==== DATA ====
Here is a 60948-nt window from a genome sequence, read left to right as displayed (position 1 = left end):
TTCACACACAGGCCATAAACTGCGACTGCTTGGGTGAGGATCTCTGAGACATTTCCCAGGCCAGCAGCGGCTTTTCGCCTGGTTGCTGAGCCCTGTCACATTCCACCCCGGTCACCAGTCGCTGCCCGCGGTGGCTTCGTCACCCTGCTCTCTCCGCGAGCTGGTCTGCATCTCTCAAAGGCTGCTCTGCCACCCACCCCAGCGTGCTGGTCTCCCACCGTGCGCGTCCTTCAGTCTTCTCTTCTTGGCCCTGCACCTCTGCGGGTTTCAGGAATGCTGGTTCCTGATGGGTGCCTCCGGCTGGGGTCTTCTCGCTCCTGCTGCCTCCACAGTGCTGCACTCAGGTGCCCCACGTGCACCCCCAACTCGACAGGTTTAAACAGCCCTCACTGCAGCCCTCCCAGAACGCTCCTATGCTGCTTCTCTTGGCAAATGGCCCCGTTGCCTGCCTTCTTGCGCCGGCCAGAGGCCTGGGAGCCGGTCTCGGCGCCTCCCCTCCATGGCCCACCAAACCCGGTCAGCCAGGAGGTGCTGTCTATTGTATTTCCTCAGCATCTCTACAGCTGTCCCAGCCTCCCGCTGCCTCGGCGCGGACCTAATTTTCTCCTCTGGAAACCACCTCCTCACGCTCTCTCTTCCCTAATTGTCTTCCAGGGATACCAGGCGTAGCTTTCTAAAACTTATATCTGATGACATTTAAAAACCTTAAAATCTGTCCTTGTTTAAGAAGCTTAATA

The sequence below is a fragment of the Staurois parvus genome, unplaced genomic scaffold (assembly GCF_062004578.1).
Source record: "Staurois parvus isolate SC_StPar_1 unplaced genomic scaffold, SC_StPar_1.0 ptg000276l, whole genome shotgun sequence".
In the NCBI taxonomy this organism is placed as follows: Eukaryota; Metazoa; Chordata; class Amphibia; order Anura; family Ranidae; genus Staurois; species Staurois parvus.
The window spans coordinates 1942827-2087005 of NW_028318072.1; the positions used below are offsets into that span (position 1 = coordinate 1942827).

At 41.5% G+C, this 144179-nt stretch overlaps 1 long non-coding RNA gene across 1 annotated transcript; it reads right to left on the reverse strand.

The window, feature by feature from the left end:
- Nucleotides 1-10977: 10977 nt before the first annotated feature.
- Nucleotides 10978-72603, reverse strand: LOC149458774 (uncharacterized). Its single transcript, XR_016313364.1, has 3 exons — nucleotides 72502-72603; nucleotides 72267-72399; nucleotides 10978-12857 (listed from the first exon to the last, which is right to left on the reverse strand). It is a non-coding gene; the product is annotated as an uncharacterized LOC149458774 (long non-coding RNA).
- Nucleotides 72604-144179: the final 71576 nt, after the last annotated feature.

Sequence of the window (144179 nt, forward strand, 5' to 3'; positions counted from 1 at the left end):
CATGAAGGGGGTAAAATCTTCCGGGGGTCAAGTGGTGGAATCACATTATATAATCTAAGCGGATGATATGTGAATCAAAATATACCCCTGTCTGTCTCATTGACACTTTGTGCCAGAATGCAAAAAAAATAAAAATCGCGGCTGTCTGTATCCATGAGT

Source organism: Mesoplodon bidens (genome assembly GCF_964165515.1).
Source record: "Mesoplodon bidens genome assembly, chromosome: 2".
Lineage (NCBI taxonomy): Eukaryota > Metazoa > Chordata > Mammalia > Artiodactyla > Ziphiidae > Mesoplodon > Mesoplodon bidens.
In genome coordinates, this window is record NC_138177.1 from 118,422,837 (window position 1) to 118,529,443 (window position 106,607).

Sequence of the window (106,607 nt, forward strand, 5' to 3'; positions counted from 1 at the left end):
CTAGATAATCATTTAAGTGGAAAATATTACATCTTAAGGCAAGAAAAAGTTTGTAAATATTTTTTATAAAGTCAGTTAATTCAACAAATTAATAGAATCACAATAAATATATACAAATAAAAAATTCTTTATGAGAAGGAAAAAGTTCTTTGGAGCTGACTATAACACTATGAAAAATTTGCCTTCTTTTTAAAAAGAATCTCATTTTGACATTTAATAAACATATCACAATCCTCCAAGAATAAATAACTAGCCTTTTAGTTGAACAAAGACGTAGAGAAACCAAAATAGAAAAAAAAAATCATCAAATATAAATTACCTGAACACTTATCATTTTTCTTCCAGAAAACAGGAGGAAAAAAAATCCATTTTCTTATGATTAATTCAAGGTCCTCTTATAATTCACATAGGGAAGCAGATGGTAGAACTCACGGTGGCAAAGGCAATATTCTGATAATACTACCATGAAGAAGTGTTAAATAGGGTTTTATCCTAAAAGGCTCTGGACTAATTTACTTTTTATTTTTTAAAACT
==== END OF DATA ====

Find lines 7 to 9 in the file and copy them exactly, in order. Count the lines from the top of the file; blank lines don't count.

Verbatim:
At 41.5% G+C, this 144179-nt stretch overlaps 1 long non-coding RNA gene across 1 annotated transcript; it reads right to left on the reverse strand.

The window, feature by feature from the left end:
- Nucleotides 1-10977: 10977 nt before the first annotated feature.